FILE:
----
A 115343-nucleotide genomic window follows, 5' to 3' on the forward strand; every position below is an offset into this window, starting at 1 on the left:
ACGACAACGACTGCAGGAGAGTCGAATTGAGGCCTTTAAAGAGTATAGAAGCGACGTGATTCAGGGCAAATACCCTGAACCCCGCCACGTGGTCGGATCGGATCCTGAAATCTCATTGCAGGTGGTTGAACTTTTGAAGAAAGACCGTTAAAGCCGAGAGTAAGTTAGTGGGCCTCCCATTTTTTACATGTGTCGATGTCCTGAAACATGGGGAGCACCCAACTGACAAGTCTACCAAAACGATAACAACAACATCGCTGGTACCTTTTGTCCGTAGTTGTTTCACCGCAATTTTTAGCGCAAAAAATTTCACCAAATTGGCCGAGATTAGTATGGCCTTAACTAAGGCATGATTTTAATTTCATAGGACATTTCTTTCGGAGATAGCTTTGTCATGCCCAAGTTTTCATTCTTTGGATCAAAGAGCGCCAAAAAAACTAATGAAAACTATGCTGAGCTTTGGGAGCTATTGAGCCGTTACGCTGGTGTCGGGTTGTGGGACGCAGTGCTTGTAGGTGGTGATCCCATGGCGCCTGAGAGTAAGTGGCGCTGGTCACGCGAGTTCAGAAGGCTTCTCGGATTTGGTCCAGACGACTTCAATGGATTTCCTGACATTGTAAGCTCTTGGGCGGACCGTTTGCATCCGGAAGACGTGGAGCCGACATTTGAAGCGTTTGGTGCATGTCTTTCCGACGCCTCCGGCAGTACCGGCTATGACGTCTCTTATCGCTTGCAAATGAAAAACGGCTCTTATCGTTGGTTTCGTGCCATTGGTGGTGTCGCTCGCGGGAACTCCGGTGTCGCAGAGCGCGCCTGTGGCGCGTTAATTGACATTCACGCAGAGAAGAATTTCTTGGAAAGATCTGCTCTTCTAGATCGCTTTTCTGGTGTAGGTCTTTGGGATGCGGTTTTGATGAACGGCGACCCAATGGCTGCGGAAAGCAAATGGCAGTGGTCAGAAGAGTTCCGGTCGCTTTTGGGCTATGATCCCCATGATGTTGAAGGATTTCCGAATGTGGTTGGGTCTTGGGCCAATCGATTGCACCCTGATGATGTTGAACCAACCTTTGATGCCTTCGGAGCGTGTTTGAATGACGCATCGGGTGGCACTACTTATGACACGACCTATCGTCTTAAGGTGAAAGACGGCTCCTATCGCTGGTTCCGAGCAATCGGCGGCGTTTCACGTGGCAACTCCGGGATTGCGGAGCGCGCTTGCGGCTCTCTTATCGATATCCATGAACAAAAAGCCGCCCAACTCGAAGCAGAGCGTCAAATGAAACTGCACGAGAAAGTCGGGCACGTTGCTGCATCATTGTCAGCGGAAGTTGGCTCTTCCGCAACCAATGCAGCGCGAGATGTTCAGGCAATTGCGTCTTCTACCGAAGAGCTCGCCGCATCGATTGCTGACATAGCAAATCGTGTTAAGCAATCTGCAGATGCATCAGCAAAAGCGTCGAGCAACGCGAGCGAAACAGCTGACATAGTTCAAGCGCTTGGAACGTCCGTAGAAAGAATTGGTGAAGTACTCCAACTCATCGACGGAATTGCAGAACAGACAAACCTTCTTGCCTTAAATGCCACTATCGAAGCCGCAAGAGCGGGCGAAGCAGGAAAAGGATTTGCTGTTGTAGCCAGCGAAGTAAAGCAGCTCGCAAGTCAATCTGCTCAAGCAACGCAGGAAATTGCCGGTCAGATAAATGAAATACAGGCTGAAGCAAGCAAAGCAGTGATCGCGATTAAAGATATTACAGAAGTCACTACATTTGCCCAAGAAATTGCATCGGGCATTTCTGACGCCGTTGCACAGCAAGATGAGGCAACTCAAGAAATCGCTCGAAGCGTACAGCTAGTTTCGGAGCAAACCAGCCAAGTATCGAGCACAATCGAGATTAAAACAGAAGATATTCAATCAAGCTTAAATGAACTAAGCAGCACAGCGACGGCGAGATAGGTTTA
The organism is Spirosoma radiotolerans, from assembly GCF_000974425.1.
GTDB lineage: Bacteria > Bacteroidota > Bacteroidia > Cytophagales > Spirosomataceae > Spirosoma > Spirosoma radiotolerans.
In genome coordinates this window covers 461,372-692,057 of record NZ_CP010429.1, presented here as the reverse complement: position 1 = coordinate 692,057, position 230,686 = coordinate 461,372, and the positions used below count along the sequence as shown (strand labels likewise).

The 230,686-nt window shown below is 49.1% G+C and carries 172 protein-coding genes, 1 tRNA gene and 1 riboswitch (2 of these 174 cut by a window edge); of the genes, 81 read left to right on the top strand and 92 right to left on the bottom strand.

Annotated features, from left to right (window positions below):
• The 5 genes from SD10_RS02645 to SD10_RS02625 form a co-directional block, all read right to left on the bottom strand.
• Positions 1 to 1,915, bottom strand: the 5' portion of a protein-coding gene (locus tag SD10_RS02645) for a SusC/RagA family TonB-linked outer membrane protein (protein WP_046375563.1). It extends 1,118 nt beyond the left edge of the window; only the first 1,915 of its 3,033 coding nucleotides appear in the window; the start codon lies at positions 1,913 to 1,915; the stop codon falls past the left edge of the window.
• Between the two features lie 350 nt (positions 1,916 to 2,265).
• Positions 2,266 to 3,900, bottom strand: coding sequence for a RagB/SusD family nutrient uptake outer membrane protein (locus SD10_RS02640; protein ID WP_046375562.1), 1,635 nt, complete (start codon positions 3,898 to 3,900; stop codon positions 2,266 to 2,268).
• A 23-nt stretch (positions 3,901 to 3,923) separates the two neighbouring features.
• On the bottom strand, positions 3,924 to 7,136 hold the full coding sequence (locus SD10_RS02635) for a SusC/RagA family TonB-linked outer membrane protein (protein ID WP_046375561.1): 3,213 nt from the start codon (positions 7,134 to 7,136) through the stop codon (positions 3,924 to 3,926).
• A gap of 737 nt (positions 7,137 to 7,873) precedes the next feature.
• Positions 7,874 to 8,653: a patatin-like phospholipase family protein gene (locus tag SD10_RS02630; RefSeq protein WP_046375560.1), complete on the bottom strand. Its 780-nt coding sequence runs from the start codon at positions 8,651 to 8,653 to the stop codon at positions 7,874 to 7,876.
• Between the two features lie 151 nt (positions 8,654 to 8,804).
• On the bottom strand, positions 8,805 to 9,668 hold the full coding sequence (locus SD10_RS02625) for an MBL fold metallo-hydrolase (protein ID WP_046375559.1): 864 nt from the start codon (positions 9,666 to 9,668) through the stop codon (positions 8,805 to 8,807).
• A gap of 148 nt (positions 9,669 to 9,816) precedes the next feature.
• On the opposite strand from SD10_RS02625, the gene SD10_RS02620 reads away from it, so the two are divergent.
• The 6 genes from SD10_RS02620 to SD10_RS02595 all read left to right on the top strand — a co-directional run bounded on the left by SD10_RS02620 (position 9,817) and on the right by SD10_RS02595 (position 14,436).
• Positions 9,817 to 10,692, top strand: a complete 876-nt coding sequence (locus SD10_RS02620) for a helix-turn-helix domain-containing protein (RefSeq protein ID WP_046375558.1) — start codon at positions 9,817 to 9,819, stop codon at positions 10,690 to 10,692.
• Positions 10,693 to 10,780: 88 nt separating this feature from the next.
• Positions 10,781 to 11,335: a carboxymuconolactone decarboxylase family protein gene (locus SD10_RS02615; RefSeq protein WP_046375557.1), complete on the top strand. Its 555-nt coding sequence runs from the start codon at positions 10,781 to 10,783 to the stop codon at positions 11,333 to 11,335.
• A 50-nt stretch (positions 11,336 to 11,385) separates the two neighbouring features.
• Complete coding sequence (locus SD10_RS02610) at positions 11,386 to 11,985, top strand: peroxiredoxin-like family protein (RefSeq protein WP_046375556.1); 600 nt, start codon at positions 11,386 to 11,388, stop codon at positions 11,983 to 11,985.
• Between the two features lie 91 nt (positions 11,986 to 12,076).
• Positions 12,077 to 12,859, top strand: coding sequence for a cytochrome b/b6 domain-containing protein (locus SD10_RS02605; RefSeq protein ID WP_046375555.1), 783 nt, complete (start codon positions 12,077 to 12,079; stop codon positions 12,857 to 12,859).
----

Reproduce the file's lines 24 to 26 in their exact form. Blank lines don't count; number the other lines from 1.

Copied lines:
• A 50-nt stretch (positions 11,336 to 11,385) separates the two neighbouring features.
• Complete coding sequence (locus SD10_RS02610) at positions 11,386 to 11,985, top strand: peroxiredoxin-like family protein (RefSeq protein WP_046375556.1); 600 nt, start codon at positions 11,386 to 11,388, stop codon at positions 11,983 to 11,985.
• Between the two features lie 91 nt (positions 11,986 to 12,076).